The Summersell Center is please to be a cosponsor of an exhibit of photographs by Jose Galvez, who has documented the Latino experience in the United States for more than 40 years. The exhibit, which focuses on the Latino experience in the American South, will be on display in the Ferguson Center Art Gallery on the University of Alabama campus through the month of October, and Mr. Galvez will be delivering a lecture about his work on October 13 at 7 pm in the gallery. This event is open to the public, but attendees are requested to acquire a free ticket at upua.ua.edu.
The Summersell Center is proud to be a sponsor of the Druid City Garden Project’s annual Garden Party, taking place Sunday, September 14, from 5-8 pm at the Tuscaloosa River Market. Tickets are $45 in advance, $50 at the door, and proceeds support the Garden Project, one of the finest community programs in West Alabama.
The Frances S. Summersell Center for the Study of the South is pleased to announce that the winner of the second biennial Deep South Book Prize is Joseph Crespino, for his book Strom Thurmond’s America (Hill and Wang). While never shying away from Thurmond’s racism, hypocrisy, and opportunism, Crespino’s work also offers a provocative and fascinating portrayal of Thurmond as an innovator with great foresight in American politics, and as a pioneer of the modern conservative movement. Our hearty congratulations to Mr. Crespino, who is professor of history at Emory University.
Receiving honorable mentions from the Summersell Center are five additional books, each of which provided the book prize committee with hard choices and each of which is deserving of praise in its own right. They are, in alphabetical order:
Carole Emberton, Beyond Redemption: Race, Violence, and the American South after the Civil War (Chicago)
Steven C. Hahn, The Life and Times of Mary Musgrove (Florida)
Gregory D. Smithers, Slave Breeding: Sex, Violence, and Memory in African American History (Florida)
Sue [Lorenzi] Sojourner, with Cheryl Reitan, Thunder of Freedom: Black Leadership and the Transformation of 1960s Mississippi (Kentucky)
Sarah Woolfolk Wiggins, ed., with Ruth Smith Truss, The Journal of Sarah Haynsworth Gayle, 1827-1835: A Substitute for Social Intercourse (Alabama)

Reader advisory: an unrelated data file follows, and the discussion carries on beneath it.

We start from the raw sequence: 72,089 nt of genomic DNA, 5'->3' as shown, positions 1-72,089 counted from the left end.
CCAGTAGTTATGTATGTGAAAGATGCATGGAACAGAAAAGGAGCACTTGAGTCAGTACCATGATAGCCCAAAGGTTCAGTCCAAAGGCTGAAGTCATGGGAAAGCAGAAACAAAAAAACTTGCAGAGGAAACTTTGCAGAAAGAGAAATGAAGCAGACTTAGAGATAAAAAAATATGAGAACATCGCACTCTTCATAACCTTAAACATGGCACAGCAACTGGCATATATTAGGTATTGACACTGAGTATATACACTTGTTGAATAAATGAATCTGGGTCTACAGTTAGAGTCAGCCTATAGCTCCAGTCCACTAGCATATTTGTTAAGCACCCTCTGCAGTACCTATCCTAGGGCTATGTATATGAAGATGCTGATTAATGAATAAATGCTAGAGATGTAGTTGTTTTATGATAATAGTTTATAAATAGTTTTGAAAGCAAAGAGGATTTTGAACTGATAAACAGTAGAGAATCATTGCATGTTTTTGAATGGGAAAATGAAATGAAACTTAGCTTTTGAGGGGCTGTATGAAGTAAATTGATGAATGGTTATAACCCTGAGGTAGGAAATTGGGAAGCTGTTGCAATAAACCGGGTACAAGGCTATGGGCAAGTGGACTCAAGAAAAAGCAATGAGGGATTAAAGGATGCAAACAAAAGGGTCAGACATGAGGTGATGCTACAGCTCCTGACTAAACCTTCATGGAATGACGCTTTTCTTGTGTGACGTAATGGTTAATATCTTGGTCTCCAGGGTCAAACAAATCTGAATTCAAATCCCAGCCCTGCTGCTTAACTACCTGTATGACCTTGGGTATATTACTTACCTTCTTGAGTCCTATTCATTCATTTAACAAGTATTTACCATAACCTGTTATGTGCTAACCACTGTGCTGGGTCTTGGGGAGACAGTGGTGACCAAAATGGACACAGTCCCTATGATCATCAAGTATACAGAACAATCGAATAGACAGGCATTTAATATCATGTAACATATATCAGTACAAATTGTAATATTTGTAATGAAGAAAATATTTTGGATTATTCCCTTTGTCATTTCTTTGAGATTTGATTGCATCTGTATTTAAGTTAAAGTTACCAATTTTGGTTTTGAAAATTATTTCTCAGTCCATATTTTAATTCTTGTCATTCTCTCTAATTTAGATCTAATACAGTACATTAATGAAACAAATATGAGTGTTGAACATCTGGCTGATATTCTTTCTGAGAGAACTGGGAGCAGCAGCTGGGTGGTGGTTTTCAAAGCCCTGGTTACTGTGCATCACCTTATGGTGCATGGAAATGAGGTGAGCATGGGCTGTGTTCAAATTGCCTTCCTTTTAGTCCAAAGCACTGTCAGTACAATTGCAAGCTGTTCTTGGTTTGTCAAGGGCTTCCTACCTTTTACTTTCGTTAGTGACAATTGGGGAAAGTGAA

The Frances S. Summersell Center and the University of Alabama Libraries are pleased to announce that short-term fellowships were awarded to the following applicants and projects for use during the 2014-2015 academic year. The eight fellowships were awarded based on the overall quality of the applications, the promise of the projects for future publication, and the ability of the applicants to make maximum use of collections and materials housed at the University of Alabama.
Samantha Bryant, Ph.D candidate in History, University of Nebraska, “Southern Jewish Student Activism and the Civil Rights Movement.”
Le Datta Grimes, Ph.D Candidate in History, University of Kentucky, “They Are Becoming Conscious: Kentucky’s Rosenwald Schools, Black Education, Black Communities, and Black Activism.”
Hunter Jackson, Ph.D candidate in Geography, CUNY Graduate Center, “’In Certain Respects, the Future Looks Bright:’ Migration, Criminalization, and Race-Making in 21st Century Alabama.”
Jessica Barbata Jackson, Ph.D candidate in History, UC-Santa Cruz, “Italian Immigrants, Race, and the Jim Crow South.”
Brian Craig Miller, Associate Professor of History, Emporia State University, “The United Confederate Veterans in History and Memory”
Evan Rothera, Ph.D candidate in History, Pennsylvania State University, “Prentiss Ingraham’s Transnational World: Exile, Leniency, Violence, and Reconstructions in America.”
Franklin Sammons, Ph.D candidate in History, UC-Berkeley, “Slavery, Commodity Chains, and Capital Flows in Antebellum Alabama and the Atlantic World.”